Winged Retribution

Posted by on Sep 22, 2011 in General Chaos, Word of the Day | 4 comments

My dog has a nemesis. I think most dogs have an imposing nemesis, but mine has a squirrel. She’s had a hate-on for squirrels as long as we’ve lived in this new house, but I thought they mostly just ignored her. Yesterday morning though, I caught one of them staring at her from our neighbor’s yard through a hole in the fence.

I never ascribed much will or emotion to squirrels before, but I swear this one was giving my dog a dirty look. I mean a really dirty look, the kind that befits the cliché if looks could kill.

The squirrel watched her for several seconds as she did her business and then scampered off to climb a nearby tree. Once it had climbed above the level of the fence it continued to stare down at her. If it could have thoughts, I imagine it was thinking something along the lines of “Damned dog, why do you always have to interrupt my foraging.”

Yes, I made up an entire fictitious conversation for this dog-hating squirrel for no reason at all. And of course, because I’m a mythology fan, all of this made me start thinking about where the word nemesis comes from. Nemesis was a Greek goddess, the personification of retribution. She was an avenger, said to mete out justice to those guilty of crimes. Hubris was considered the highest of sins in the Roman world, and Nemesis would mercilessly punish those who succumbed to pride. In addition, she was seen as the foil of Tyche, the goddess of fortune, and above all sought balance.

Often portrayed as winged, the words inescapable, remorseless and implacable were used to describe her. She was associated with the apple branch, scales, and the lash. In some versions of the myths, she was the mother of Helen of Troy.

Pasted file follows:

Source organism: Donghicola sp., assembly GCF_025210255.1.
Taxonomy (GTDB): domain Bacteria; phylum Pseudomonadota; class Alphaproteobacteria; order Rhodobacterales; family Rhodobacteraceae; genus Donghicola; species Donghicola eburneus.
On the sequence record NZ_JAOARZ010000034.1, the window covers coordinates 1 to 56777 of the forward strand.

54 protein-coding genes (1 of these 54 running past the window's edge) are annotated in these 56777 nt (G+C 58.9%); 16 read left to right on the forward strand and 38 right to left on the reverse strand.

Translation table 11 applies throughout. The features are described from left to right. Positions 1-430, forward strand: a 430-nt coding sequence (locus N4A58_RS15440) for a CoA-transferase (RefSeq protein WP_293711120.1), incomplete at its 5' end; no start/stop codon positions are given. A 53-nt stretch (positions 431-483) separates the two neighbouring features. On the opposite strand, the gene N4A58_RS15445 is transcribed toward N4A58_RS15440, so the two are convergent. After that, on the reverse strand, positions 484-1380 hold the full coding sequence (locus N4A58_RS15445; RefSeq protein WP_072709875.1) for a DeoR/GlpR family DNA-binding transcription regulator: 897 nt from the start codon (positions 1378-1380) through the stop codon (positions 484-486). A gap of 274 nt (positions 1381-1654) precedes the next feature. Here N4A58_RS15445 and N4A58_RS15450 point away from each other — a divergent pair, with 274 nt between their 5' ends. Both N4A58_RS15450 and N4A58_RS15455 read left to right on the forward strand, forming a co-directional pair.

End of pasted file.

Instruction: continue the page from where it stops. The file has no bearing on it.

I am constantly fascinated about how much of ancient mythology has made its way to us so many centuries later through language in ways most people don’t register. These days, we usually use the word nemesis to mean a rival. So tell me, what’s your favorite myth or folktale that made its way into modern culture in an interesting way?


Ryan’s Word of the Day is trenchant. This is a great word, it just sounds cool. Try saying it out loud a couple of times. Isn’t it neat? It just has an awesome fricative quality that I love. Anyway, it’s an adjective that means keen or perceptive.

4 Comments

  1. So it isn’t just my dog! My mother used to put peanuts out under a tree in the front yard for the squirrels. Then we’d find the shells in the backyard. One day my mother walked into the backyard just in time to see a squirrel throw a peanut shell at the dog.

    • That’s hilarious Margo!

  2. My favorite isn’t from mythology, but is from ancient Rome: decimation.

    People use it to mean total destruction, but it originally meant to remove a tenth, and was a punishment for military losses.

    http://en.wikipedia.org/wiki/Decimation_(Roman_army)

    • Oh, that’s a good one, Alan! I love to find out about these. Words are so interesting. 🙂

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